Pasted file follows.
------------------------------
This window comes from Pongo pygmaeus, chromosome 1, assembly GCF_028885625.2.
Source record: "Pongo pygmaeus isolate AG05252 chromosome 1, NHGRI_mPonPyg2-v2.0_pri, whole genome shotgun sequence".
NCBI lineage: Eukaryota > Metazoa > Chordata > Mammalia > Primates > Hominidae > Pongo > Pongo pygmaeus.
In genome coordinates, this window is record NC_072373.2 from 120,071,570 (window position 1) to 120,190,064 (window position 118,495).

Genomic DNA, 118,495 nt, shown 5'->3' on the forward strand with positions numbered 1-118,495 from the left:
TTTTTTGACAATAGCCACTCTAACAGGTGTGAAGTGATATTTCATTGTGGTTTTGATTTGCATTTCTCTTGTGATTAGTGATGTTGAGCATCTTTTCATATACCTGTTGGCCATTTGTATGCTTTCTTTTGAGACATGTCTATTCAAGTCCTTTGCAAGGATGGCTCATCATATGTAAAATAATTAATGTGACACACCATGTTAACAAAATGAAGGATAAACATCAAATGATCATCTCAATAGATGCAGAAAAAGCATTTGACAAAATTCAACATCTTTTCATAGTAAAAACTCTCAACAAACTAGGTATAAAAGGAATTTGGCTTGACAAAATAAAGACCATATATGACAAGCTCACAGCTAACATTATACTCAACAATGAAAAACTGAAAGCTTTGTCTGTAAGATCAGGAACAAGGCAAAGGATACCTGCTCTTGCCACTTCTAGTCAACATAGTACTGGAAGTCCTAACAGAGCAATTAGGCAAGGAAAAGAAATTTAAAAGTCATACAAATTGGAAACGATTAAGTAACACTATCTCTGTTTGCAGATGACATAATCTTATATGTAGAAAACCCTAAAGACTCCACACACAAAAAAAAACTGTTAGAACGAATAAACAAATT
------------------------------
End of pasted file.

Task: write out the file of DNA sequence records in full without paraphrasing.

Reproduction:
This window comes from Pongo pygmaeus, chromosome 1, assembly GCF_028885625.2.
Source record: "Pongo pygmaeus isolate AG05252 chromosome 1, NHGRI_mPonPyg2-v2.0_pri, whole genome shotgun sequence".
NCBI lineage: Eukaryota > Metazoa > Chordata > Mammalia > Primates > Hominidae > Pongo > Pongo pygmaeus.
In genome coordinates, this window is record NC_072373.2 from 120,071,570 (window position 1) to 120,190,064 (window position 118,495).

Genomic DNA, 118,495 nt, shown 5'->3' on the forward strand with positions numbered 1-118,495 from the left:
TTTTTTGACAATAGCCACTCTAACAGGTGTGAAGTGATATTTCATTGTGGTTTTGATTTGCATTTCTCTTGTGATTAGTGATGTTGAGCATCTTTTCATATACCTGTTGGCCATTTGTATGCTTTCTTTTGAGACATGTCTATTCAAGTCCTTTGCAAGGATGGCTCATCATATGTAAAATAATTAATGTGACACACCATGTTAACAAAATGAAGGATAAACATCAAATGATCATCTCAATAGATGCAGAAAAAGCATTTGACAAAATTCAACATCTTTTCATAGTAAAAACTCTCAACAAACTAGGTATAAAAGGAATTTGGCTTGACAAAATAAAGACCATATATGACAAGCTCACAGCTAACATTATACTCAACAATGAAAAACTGAAAGCTTTGTCTGTAAGATCAGGAACAAGGCAAAGGATACCTGCTCTTGCCACTTCTAGTCAACATAGTACTGGAAGTCCTAACAGAGCAATTAGGCAAGGAAAAGAAATTTAAAAGTCATACAAATTGGAAACGATTAAGTAACACTATCTCTGTTTGCAGATGACATAATCTTATATGTAGAAAACCCTAAAGACTCCACACACAAAAAAAAACTGTTAGAACGAATAAACAAATT